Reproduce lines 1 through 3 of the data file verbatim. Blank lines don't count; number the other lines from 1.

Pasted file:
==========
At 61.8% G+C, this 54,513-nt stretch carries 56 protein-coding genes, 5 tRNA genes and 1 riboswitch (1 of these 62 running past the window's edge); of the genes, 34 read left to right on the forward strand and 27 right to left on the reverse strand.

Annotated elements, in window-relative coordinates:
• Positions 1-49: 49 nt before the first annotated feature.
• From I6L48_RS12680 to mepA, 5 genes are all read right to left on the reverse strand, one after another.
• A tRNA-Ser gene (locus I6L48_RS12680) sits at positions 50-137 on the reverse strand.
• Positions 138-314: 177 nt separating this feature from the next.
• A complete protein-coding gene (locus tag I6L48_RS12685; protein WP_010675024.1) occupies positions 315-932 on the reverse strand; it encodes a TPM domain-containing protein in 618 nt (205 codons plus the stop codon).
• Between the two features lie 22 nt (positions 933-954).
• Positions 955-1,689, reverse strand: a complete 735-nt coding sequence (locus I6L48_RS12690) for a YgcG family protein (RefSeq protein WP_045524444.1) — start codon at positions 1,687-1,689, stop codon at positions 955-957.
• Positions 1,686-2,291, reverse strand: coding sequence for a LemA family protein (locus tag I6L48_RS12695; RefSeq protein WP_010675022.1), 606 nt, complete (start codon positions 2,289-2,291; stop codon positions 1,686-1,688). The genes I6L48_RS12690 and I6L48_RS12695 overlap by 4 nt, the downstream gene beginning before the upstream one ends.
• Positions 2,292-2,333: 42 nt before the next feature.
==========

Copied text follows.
At 61.8% G+C, this 54,513-nt stretch carries 56 protein-coding genes, 5 tRNA genes and 1 riboswitch (1 of these 62 running past the window's edge); of the genes, 34 read left to right on the forward strand and 27 right to left on the reverse strand.

Annotated elements, in window-relative coordinates:
• Positions 1-49: 49 nt before the first annotated feature.